In this episode of the Trailblazher Podcast we’re focusing on finance with Janelle Lansdall, an independent financial advisor from Flowing Well Financial in rural Saskatchewan, Canada. Emphasizing the importance of discussing personal and business finances, especially for women, we highlight Janelle’s unique, soft approach to the often daunting subject of finance. Janelle offers unbiased, client-focused advice and aims to bring clarity and comfort to those overwhelmed by financial stress. This episode explores societal norms and beliefs affecting women’s financial positions, revealing how traditional roles often leave women vulnerable. Janelle’s goal is to empower both men and women in financial discussions, ensuring that women recognize their value and contributions to family finances. We encourage you to listen and feel empowered in your own financial journey.
Driven by her passion for independence and self-sufficiency, Janelle, originally a welder and heavy equipment mechanic, pursued knowledge in finance as a vital tool for self-protection, especially as a woman. Recognizing the traditional, gender-specific financial advice given to women – focusing on penny-pinching and household savings – she sought to equip herself and other women with a broader financial understanding, encompassing investments, taxes, and more substantial financial planning, typically directed towards men. This shift in focus also applies to her clientele, primarily consisting of single women and couples, where she emphasizes the importance of women being actively involved and informed in financial decisions.
After moving to Saskatchewan and experiencing a more traditional lifestyle, where women often handle domestic roles and men manage the financial responsibilities, Janelle became more aware of the vulnerabilities such scenarios create for women. Her personal experiences, combined with observing these traditional dynamics, reinforced her belief in the necessity of financial knowledge and independence for women. For her, money symbolizes a form of protection, crucial for women in maintaining autonomy, especially in the face of societal norms that may otherwise limit their financial involvement and security.
Janelle emphasizes the importance of cautious and informed exploration in the vast, mixed-quality landscape of the financial industry for beginners. When starting out, she advises identifying personal financial goals and seeking a trustworthy professional, emphasizing the significance of verifying the advisor’s credentials and licensing. Highlighting the varied nature of financial guidance, she notes the existence of both fee-based and non-fee-based advisors, with herself belonging to the latter category, offering foundational advice without an hourly fee.
She encourages people to take advantage of Canadian registered programs like TFSA, RRSP, RESP, and RDSP, advocating for their effective use in financial growth and tax planning. Education on these programs, Janelle believes, can be simplified through bite-sized social media content that she provides, aiming to demystify complex financial terminology and concepts. Her favorite recommendation is the Tax-Free Savings Account (TFSA) for its tax-free growth and withdrawal benefits, underscoring its suitability for every Canadian. Janelle is careful not to overwhelm with details, yet ready to offer deeper insights into financial planning.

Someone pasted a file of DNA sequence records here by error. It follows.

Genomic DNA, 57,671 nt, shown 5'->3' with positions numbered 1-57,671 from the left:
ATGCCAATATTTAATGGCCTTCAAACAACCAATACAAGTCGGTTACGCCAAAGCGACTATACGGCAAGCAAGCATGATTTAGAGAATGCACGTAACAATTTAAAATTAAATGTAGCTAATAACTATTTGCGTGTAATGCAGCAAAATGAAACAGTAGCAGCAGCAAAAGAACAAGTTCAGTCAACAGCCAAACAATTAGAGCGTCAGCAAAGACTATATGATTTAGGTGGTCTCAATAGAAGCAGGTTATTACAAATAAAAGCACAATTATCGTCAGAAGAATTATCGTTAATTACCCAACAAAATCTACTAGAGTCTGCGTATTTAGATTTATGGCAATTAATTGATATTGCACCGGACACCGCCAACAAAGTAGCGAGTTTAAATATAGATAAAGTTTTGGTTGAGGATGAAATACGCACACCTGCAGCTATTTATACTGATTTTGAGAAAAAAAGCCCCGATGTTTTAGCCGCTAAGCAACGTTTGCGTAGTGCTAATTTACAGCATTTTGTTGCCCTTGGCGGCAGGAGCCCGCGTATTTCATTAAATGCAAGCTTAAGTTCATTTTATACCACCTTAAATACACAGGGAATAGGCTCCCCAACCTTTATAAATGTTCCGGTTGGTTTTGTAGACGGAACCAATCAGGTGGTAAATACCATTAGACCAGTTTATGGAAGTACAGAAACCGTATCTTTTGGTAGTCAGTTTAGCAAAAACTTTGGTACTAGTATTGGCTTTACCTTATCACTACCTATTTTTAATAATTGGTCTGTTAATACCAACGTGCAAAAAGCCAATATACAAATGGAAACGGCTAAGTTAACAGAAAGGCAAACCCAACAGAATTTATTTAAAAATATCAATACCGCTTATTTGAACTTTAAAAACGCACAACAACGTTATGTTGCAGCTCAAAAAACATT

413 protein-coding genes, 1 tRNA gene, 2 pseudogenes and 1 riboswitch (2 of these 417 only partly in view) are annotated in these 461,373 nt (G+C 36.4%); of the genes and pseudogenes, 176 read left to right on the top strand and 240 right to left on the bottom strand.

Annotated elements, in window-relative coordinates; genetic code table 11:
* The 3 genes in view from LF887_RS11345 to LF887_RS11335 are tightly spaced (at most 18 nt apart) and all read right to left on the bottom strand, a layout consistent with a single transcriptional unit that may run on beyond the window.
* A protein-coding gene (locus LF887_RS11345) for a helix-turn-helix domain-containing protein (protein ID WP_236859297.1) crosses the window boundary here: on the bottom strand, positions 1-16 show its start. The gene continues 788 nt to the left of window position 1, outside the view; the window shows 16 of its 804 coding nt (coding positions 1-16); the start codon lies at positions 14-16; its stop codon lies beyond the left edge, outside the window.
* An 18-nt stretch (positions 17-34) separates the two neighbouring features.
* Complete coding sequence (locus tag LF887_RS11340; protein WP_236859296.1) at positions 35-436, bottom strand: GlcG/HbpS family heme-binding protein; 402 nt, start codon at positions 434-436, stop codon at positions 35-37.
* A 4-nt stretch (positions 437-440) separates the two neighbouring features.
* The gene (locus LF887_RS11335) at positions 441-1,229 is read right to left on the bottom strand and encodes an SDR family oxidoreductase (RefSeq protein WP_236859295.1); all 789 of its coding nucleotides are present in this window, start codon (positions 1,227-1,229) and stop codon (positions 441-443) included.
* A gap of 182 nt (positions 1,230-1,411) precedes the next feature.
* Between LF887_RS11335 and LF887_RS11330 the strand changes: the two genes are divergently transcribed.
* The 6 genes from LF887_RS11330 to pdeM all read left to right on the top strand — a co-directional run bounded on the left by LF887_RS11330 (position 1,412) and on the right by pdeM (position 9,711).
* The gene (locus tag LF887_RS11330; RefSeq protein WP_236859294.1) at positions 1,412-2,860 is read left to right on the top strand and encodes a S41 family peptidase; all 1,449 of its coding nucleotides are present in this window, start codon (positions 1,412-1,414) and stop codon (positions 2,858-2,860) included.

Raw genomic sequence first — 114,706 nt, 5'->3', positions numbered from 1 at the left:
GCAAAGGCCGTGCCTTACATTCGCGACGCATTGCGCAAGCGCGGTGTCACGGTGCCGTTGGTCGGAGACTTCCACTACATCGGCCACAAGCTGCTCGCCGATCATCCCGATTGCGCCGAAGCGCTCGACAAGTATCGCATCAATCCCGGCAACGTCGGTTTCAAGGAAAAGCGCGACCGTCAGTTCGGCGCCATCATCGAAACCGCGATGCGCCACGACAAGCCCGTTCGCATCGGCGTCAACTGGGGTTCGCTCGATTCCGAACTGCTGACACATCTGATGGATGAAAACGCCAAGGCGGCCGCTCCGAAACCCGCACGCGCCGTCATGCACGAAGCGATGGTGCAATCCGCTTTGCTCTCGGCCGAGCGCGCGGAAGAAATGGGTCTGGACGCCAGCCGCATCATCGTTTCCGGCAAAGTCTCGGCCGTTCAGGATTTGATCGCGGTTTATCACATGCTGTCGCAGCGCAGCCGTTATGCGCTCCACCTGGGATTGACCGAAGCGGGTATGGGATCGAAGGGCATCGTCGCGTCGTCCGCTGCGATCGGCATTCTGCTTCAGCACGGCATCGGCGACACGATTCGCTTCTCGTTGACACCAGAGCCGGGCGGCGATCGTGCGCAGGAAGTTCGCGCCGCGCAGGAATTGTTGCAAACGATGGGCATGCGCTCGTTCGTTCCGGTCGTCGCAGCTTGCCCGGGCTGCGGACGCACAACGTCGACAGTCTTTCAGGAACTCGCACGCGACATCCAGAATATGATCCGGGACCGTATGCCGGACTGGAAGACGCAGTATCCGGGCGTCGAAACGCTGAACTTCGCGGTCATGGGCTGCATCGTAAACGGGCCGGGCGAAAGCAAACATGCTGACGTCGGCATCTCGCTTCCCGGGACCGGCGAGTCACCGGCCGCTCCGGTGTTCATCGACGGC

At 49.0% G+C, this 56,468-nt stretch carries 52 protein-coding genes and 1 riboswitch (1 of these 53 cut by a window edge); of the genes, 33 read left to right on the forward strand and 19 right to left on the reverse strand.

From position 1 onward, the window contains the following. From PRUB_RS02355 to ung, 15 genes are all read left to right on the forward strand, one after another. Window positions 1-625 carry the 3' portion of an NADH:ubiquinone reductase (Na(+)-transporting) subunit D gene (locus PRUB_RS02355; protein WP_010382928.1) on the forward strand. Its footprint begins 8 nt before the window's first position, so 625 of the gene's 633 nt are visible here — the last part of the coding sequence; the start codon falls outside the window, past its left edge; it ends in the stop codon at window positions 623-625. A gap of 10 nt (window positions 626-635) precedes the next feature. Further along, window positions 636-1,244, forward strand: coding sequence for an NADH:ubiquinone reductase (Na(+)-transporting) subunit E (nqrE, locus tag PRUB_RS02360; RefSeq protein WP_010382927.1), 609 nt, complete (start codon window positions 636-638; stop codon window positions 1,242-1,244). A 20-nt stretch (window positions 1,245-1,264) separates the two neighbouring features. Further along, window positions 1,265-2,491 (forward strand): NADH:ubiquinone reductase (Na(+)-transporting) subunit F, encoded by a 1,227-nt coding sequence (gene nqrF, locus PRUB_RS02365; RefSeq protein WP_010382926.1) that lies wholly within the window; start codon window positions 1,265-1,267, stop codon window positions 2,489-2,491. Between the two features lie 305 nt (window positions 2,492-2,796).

Janelle Lansdall advises those interested in personal and business finance to start with an open mind, acknowledging that the topic of money often brings stress and negative associations for many families. She recommends resetting one’s attitude toward finances, and shedding past burdens. Her approach involves seeking a skilled, affordable professional within one’s own country to help organize and grow finances efficiently through compound interest.
Highlighting the psychological aspect of financial management, she suggests the book “The Psychology of Money,” by Morgan Housel, to understand the behavior and mindset influencing financial decisions. This contrasts with her view on “Rich Dad, Poor Dad,” which she finds unhealthy due to its perspective. She also mentions “Die With Zero,” which she feels has a somewhat extreme viewpoint on spending before death. Overall, she emphasizes the importance of balancing savings and spending, considering future costs like retirement and healthcare.
Keep an eye out for Janelle’s full story coming out in our Winter 2023 Issue of Trailblazher Magazine. In addition, if this episode moved you and you want to hear more from her, consider joining our business membership because she will be in our membership discussion on November 23.
“We can achieve abundance, but still run our business with our heart.” – Janelle Lansdall
“We’re just living in such an opportunistic time for women to be empowered around their finances.” – Jan
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